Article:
Our long-term goals are to understand the evolutionary dynamics of neoplastic progression and to develop effective interventions that can prevent or delay cancer. Neoplasms progress to malignancy through a process of clonal evolution. However, the dynamics of that evolution are poorly understood. We propose to develop an agent-based computational model of neoplastic progression in Barrett's esophagus as a tool to study the dynamics of neoplastic progression and to integrate the genetic, pathological, clinical, and epidemiological data on this disease. We will represent the cells of the Barrett's epithelium as the agents of the model so that we can capture the genetic diversity and evolutionary dynamics that drive neoplastic progression. Barrett's esophagus is a human, pre-malignant condition in which the squamous lining of the esophagus is replaced by a crypt structured intestinal metaplasia. Barrett's esophagus is the only known precursor to esophageal adenocarcinoma, the incidence of which is increasing faster than any other cancer in the Western world. However, most people with Barrett's esophagus never develop cancer, so there is an urgent need for methods to predict risk of progression and intervene in patients at high risk. We will carry out a sensitivity analysis of our model to identify the model parameters that are likely to make the best biomarkers for cancer risk prediction and targets for cancer prevention interventions. Key aspects of neoplastic progression in Barrett's esophagus are unknown and will have to be measured to develop a comprehensive, predictive model of the disease. We have previously shown that the genetic diversity of clones of cells, at a single time point, within Barrett's epithelium is predictive of future progression to cancer. This is either because genetic diversity increases during progression or because high-risk patients have high, constant levels of genetic diversity compared to low-risk patients. We have shown that we can use a cell lineage assay based on detecting mutations in a panel of 244 highly mutable microsatellites in single cells, to measure genetic diversity among cells in Barrett's esophagus. We will determine how genetic diversity changes over time, in 60 well-characterized patients with Barrett's esophagus, and fit the parameters of the model to those results using approximate Bayesian computation. We will test whether or not non-steroidal anti-inflammatory drug (NSAID) use, which is associated with a dramatic reduction in cancer risk in Barrett's esophagus, is associated with a decrease in genetic diversity among cells. We will also measure the density of crypts in a cohort of 243 patients with Barrett's esophagus at two time points to 1) determine the number of crypts that should be simulated in the model in order to represent the tissue, 2) determine if crypt density changes over time, 3) test if the number or density of crypts predicts progression to cancer and 4) test for an association between NSAID use and crypt density. This project will result in an improved understanding of neoplastic progression in Barrett's esophagus and a model that can act as a predictive tool for identifying promising targets for intervention and biomarker development.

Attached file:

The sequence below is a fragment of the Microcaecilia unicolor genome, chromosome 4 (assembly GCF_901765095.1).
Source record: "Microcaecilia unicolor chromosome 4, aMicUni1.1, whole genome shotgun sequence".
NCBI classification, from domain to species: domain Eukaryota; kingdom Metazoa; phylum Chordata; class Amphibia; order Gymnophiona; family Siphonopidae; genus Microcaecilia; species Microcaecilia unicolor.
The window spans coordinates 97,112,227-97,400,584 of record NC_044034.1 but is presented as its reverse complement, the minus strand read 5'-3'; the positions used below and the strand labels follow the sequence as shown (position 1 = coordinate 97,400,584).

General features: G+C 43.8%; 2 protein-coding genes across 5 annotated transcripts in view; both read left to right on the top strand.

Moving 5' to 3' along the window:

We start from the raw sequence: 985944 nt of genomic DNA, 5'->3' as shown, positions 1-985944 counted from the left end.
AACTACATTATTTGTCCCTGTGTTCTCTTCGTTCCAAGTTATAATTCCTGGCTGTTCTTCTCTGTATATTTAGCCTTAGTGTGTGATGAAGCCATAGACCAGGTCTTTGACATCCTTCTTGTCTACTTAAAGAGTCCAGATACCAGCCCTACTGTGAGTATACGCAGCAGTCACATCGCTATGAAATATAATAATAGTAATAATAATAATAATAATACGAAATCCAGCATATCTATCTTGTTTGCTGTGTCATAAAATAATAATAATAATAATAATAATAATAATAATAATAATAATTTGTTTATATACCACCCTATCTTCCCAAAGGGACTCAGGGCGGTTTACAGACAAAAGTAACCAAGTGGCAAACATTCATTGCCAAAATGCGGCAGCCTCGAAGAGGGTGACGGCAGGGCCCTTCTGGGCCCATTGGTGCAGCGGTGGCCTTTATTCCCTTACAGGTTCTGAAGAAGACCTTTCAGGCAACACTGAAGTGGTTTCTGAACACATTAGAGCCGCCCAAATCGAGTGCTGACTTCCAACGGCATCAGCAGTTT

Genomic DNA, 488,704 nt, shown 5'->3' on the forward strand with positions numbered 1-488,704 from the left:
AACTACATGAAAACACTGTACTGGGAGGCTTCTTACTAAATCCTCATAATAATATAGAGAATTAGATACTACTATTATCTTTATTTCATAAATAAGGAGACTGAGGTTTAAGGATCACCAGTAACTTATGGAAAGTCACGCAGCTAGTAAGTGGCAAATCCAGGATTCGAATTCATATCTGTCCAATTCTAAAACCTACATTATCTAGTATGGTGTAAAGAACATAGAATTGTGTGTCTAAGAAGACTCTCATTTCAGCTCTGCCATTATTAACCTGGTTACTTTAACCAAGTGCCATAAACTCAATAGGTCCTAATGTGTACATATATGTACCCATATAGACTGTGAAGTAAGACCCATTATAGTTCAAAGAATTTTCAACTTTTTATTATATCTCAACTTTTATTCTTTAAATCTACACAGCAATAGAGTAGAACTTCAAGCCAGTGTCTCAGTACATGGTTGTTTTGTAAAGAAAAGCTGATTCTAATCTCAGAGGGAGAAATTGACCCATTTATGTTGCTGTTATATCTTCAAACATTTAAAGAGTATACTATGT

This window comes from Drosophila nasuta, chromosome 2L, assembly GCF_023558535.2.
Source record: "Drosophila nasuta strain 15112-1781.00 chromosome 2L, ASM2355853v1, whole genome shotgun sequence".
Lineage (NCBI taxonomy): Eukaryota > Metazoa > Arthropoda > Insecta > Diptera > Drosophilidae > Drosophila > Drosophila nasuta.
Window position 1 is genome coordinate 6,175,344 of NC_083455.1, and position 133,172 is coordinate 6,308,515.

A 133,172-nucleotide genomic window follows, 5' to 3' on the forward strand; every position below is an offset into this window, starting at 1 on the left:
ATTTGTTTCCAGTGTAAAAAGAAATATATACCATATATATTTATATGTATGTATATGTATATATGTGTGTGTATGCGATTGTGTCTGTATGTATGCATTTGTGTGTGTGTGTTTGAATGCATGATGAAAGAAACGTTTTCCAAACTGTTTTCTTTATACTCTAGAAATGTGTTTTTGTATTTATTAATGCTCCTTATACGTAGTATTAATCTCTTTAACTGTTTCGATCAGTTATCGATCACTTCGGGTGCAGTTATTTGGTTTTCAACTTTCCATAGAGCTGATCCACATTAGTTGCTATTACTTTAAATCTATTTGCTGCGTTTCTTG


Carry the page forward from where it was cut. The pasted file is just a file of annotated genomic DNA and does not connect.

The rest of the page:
Once a tumor has invaded other organs, it is very difficult to cure. Thus, we are now focusing on preventing cancer before it becomes incurable. In particular, we study Barrett's esophagus, a pre-malignant condition that can develop into esophageal cancer. This is an important disease because the incidence of esophageal cancer is increasing faster than any other cancer in the United States. However, most patients with Barrett's esophagus will never develop cancer, so there is a need to understand the process by which Barrett's cells evolve malignancy and identify patients at high risk, so that we can focus our medical resources, and the inherent risks of any interventions, on them. We are proposing to develop computational models of the evolution of malignancy in Barrett's esophagus and to measure the dynamics of that process in biopsies from patients with Barrett's esophagus. These models will help to identify good biomarkers for measuring cancer risk in patients with Barrett's esophagus as well as targets for cancer prevention. Our methods should be generalizable to other pre-malignant conditions.
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